The Electron Beam Ion Trap (EBIT) at NIST is a small laboratory device that can produce ions with extremely high charge states (e.g., Q=70+). The study of such ions is relevant to the understanding of hot astrophysical plasmas (such as those produced by supernovas or matter falling into a black hole), fusion energy devices, light sources for extreme ultraviolet microlithography, x-ray lasers, and proposed biomedical devices. In addition, we can use the EBIT to explore fundamental physics issues related to changes in atomic structure from relativity, electron correlation, and quantum electrodynamics. Visible, extreme ultraviolet, and x-ray spectrometers; and a quantum microcalorimeter are used to analyze the light emitted when the ions are excited by an electron beam of variable energy. Because the ions are confined in an electromagnetic bottle, their spectra can be studied under very well-controlled conditions and wavelengths can be precisely determined without having to correct for large Doppler shifts and other systematic errors. In addition, cross sections for dielectronic recombination, radiative recombination, ionization, and excitation can be measured. Excited state lifetimes can be determined by rapidly switching off the electron beam and measuring the temporal decay of the ion fluorescence. We also use spectroscopic signals to study the physics of trapping highly charged non-neutral plasmas. A system for extracting and analyzing the ions is available to assist in the work. In the future, we plan to use lasers to push the accuracy of measurements in highly charged ions to an unprecedented level. (See the associated research opportunity under Joseph Tan.) For additional information, see http://www.nist.gov/pml/div684/grp01/ebit.cfm. We also develop accurate collisional-radiative (CR) models which are used for identification and analysis of the EBIT data. The atomic data needed for CR modeling are calculated with the state-of-the-art atomic structure and collisions codes, some of which are being actively developed at NIST. Our CR models are also used for spectroscopic analysis of hot plasmas in fusion devices (including charge-exchange recombination and motional Stark effect), solar plasma, and laser-produced plasmas.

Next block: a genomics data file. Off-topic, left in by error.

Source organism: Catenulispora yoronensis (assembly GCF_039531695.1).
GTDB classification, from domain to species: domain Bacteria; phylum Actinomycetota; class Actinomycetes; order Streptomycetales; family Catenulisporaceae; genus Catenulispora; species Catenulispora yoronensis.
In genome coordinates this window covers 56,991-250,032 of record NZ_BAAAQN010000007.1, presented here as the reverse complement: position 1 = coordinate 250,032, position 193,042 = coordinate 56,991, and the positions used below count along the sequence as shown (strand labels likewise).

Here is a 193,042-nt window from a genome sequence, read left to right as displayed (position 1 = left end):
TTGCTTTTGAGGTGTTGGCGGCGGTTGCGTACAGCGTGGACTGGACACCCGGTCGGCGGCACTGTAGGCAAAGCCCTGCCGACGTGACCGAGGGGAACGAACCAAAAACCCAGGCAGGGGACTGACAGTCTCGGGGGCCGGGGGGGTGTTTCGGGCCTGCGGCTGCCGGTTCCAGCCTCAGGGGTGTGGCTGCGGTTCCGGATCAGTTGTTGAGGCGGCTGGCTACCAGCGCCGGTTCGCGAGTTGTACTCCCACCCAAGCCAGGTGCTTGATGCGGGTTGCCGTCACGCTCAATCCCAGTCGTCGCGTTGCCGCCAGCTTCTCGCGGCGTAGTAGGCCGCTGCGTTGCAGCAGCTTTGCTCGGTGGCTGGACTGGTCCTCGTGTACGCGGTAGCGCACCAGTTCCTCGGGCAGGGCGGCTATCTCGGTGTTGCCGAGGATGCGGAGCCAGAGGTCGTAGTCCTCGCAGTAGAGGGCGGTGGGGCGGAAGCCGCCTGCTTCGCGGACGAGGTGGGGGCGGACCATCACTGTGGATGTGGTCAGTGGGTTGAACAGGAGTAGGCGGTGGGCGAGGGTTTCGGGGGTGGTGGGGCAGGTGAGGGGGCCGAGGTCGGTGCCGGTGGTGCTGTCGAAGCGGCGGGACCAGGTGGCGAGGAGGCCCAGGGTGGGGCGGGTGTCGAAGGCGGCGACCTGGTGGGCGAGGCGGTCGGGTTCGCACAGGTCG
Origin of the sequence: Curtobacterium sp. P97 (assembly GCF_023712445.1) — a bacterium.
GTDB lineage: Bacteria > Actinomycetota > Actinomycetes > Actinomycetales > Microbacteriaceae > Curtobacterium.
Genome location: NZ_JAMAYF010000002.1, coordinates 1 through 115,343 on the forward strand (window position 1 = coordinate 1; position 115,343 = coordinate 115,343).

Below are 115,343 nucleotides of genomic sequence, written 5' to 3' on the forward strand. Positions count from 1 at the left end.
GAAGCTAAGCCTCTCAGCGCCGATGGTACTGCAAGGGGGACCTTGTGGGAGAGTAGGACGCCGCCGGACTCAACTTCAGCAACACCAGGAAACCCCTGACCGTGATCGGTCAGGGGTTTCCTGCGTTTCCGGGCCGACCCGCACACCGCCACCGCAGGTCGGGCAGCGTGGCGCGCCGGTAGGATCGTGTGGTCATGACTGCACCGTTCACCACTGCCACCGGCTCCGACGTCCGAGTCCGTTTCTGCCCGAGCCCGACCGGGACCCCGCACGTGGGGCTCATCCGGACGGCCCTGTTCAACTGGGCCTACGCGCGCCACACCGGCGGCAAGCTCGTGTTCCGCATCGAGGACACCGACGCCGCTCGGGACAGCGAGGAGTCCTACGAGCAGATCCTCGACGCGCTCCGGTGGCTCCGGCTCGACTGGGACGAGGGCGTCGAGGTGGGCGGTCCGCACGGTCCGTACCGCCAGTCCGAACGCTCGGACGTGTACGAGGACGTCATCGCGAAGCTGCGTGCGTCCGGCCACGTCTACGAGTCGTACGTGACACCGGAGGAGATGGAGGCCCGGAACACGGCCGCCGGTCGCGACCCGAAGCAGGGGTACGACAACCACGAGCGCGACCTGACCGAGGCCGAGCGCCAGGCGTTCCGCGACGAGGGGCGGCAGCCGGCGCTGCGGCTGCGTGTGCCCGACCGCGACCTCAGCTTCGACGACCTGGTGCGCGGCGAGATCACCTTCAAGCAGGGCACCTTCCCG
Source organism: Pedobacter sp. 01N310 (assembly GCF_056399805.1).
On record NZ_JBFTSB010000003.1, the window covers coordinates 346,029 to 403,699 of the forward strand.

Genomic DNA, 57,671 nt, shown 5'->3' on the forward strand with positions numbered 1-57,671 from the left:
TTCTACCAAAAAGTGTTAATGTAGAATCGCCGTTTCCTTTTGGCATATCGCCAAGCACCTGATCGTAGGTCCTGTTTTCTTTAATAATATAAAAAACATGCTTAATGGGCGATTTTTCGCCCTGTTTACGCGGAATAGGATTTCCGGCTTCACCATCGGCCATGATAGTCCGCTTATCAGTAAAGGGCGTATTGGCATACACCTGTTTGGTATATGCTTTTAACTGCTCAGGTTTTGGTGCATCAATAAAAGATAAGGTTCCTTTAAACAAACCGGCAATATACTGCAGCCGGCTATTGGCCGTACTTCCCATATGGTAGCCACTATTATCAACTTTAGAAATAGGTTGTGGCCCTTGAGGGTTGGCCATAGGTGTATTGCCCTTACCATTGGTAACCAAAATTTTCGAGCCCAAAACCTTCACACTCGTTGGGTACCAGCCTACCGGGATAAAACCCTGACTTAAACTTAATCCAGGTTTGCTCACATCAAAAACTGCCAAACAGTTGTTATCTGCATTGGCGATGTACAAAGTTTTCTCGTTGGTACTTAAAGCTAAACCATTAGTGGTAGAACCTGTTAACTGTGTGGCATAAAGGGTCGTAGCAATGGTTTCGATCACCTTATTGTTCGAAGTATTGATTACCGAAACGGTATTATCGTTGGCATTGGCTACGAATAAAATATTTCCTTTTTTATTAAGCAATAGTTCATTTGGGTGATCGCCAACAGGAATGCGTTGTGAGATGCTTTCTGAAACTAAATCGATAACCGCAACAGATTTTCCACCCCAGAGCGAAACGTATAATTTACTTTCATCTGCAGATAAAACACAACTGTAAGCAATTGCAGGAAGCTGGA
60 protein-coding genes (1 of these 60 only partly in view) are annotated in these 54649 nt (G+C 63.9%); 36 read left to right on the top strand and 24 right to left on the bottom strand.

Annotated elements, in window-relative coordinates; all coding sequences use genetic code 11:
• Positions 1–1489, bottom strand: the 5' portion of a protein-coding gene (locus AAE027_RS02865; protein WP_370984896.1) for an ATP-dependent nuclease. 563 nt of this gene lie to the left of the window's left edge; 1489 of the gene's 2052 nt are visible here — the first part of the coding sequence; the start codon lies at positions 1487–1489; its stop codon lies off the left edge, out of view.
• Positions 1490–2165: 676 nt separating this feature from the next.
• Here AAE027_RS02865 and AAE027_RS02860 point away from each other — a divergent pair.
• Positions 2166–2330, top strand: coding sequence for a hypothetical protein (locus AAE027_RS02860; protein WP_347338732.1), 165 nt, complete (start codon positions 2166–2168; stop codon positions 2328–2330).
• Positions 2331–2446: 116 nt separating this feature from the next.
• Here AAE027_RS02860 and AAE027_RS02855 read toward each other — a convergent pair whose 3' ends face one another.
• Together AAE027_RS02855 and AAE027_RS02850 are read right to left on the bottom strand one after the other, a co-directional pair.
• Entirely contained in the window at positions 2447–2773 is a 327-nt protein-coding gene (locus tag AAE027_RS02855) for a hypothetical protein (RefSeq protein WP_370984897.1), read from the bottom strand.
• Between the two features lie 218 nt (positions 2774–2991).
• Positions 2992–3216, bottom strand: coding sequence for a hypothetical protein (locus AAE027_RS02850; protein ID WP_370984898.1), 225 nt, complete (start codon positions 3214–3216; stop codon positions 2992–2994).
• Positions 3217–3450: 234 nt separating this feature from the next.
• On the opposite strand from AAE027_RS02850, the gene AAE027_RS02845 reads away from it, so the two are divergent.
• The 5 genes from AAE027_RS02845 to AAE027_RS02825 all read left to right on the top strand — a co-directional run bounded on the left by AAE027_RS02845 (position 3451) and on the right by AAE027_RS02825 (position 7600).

Atomic spectroscopy; Atomic structure; Electron beams; Ions and ionization processes; Nuclear fusion; Space plasmas; X-ray lasers; Quantum electrodynamics; Ion traps; Highly charged ions; Ion beams; collisional-radiative modeling;